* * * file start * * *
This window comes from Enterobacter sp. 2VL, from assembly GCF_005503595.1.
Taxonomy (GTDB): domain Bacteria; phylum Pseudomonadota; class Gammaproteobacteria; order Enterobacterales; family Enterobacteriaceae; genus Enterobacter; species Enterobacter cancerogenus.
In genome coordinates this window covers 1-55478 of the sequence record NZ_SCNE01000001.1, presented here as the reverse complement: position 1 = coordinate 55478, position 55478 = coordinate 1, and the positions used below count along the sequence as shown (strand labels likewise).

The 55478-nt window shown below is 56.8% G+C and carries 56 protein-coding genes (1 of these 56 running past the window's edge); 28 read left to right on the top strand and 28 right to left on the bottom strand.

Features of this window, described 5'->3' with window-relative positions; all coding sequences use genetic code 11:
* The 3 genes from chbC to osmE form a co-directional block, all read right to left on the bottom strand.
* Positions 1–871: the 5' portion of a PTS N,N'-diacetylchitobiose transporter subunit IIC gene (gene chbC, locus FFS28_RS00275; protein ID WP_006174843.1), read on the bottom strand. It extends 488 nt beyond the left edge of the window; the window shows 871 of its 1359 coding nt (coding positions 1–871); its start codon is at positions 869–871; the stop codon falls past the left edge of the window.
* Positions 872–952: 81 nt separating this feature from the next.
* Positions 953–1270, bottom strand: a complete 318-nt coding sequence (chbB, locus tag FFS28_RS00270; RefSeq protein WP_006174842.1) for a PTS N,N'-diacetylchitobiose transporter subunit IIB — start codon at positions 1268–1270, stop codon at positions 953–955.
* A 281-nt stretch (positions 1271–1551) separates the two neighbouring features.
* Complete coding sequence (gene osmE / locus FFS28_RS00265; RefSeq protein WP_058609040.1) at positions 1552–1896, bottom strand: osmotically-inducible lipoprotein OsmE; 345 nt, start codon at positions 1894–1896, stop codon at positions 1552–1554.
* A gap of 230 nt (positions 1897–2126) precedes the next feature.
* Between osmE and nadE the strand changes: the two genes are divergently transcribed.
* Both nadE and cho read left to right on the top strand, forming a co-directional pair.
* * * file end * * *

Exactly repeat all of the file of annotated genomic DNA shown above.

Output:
This window comes from Enterobacter sp. 2VL, from assembly GCF_005503595.1.
Taxonomy (GTDB): domain Bacteria; phylum Pseudomonadota; class Gammaproteobacteria; order Enterobacterales; family Enterobacteriaceae; genus Enterobacter; species Enterobacter cancerogenus.
In genome coordinates this window covers 1-55478 of the sequence record NZ_SCNE01000001.1, presented here as the reverse complement: position 1 = coordinate 55478, position 55478 = coordinate 1, and the positions used below count along the sequence as shown (strand labels likewise).

The 55478-nt window shown below is 56.8% G+C and carries 56 protein-coding genes (1 of these 56 running past the window's edge); 28 read left to right on the top strand and 28 right to left on the bottom strand.

Features of this window, described 5'->3' with window-relative positions; all coding sequences use genetic code 11:
* The 3 genes from chbC to osmE form a co-directional block, all read right to left on the bottom strand.
* Positions 1–871: the 5' portion of a PTS N,N'-diacetylchitobiose transporter subunit IIC gene (gene chbC, locus FFS28_RS00275; protein ID WP_006174843.1), read on the bottom strand. It extends 488 nt beyond the left edge of the window; the window shows 871 of its 1359 coding nt (coding positions 1–871); its start codon is at positions 869–871; the stop codon falls past the left edge of the window.
* Positions 872–952: 81 nt separating this feature from the next.
* Positions 953–1270, bottom strand: a complete 318-nt coding sequence (chbB, locus tag FFS28_RS00270; RefSeq protein WP_006174842.1) for a PTS N,N'-diacetylchitobiose transporter subunit IIB — start codon at positions 1268–1270, stop codon at positions 953–955.
* A 281-nt stretch (positions 1271–1551) separates the two neighbouring features.
* Complete coding sequence (gene osmE / locus FFS28_RS00265; RefSeq protein WP_058609040.1) at positions 1552–1896, bottom strand: osmotically-inducible lipoprotein OsmE; 345 nt, start codon at positions 1894–1896, stop codon at positions 1552–1554.
* A gap of 230 nt (positions 1897–2126) precedes the next feature.
* Between osmE and nadE the strand changes: the two genes are divergently transcribed.
* Both nadE and cho read left to right on the top strand, forming a co-directional pair.